From The 74 Million
By Kate Stringer
February 6, 2018
To learn the word “the,” Kristen Bauter’s kindergartners used to sit at their desks with a worksheet and circle words scattered across the page. Now, the 5-year-olds stand at a station digging through shredded blue paper to find cardboard fish marked “the.”
It’s a change for the Watertown City School District in far upstate New York, where Bauter works. This year, the district has implemented a play-based learning curriculum for kindergartners and first-graders in its five elementary schools, an effort to make learning more developmentally appropriate and to cultivate students’ social-emotional skills.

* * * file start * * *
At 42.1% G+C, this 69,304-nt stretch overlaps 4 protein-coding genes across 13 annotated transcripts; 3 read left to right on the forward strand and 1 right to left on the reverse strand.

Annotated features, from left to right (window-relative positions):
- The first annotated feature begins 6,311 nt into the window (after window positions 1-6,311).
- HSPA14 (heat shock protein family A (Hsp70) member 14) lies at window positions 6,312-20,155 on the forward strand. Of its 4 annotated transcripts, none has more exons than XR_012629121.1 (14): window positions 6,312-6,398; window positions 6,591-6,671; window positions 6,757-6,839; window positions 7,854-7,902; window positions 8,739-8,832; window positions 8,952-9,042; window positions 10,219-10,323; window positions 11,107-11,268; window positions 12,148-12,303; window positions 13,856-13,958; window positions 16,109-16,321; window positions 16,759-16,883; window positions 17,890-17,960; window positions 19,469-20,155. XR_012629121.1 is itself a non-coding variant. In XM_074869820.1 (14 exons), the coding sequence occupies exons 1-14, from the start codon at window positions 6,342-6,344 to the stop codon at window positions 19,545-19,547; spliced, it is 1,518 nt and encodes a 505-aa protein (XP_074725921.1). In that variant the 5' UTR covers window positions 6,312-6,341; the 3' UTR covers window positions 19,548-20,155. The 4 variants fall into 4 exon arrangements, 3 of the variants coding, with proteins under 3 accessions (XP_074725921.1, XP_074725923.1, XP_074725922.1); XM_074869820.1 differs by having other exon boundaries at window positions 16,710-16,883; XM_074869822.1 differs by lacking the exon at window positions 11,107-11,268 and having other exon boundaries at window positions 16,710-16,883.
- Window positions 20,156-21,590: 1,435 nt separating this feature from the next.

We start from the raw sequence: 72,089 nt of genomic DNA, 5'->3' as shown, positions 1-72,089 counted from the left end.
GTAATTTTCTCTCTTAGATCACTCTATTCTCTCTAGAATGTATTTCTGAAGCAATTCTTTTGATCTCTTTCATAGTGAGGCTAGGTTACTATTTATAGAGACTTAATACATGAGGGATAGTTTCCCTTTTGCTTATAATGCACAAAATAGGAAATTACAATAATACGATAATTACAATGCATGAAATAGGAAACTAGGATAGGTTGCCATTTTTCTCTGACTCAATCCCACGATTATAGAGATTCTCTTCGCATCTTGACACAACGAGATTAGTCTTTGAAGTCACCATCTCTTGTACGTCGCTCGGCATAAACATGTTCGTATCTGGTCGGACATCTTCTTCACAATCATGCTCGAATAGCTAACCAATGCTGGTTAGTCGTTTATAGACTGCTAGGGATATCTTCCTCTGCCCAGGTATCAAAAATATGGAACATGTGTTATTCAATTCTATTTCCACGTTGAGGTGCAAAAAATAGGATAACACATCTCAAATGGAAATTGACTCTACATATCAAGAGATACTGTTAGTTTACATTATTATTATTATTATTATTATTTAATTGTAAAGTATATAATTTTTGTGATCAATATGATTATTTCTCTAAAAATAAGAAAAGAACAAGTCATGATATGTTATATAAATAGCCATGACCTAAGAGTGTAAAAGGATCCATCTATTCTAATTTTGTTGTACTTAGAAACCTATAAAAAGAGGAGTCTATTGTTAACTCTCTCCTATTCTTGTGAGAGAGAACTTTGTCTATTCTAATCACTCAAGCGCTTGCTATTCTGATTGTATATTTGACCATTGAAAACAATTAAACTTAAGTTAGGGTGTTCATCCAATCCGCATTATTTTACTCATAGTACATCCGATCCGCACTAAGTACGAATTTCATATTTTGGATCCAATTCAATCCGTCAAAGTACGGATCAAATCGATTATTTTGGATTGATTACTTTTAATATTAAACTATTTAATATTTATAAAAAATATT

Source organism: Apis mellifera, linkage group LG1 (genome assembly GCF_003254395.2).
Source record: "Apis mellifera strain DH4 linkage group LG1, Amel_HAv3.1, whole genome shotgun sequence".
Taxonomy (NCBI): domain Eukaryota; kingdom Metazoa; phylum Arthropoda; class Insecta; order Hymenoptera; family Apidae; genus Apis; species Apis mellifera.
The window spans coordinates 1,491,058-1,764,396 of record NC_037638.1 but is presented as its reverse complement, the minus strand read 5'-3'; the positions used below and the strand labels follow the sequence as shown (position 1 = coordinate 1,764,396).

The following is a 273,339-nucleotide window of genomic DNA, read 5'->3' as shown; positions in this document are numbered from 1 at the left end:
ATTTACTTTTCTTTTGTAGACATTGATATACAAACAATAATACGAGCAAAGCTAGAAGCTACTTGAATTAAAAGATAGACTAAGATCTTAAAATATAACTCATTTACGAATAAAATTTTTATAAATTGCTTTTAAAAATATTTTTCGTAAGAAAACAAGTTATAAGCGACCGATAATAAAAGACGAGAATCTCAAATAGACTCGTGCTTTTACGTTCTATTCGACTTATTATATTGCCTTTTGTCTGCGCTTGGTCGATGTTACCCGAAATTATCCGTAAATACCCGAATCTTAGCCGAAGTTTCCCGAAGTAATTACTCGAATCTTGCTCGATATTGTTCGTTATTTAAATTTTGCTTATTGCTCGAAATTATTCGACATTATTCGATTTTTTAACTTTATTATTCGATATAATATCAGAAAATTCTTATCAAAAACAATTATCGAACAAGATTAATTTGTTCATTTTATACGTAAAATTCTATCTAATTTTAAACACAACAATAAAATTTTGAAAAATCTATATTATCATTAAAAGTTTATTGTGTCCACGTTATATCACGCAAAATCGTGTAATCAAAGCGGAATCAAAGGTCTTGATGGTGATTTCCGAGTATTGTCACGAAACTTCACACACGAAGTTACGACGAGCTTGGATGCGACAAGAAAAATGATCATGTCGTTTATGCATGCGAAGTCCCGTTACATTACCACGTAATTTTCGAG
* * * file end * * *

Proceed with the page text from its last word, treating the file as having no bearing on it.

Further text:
It’s also in alignment with the state of New York’s new standards for early learners, which encourage play and “active, joyful engagement.”
“This is an intentional effort to remain within developmentally appropriate parameters that do not pit play against ‘academic’ learning,” the state’s Board of Regents said after voting in September to adopt the Next Generation math and English standards to replace the Common Core.
That makes sense to early-learning researchers, who have long argued for play-based education for young students. Years of research have demonstrated the importance of play for childhood development, yet the “either/or” argument between play and academics, with their strict standards and assessments, has inhibited making playtime more prominent in the early grades.
No Child Left Behind was “a play killer,” while pre-NCLB, standards were too “laissez-faire,” said Temple University professor Kathy Hirsh-Pasek, an expert in developmental psychology. “What we need is something in the middle, what we call guided play and a playful learning approach.”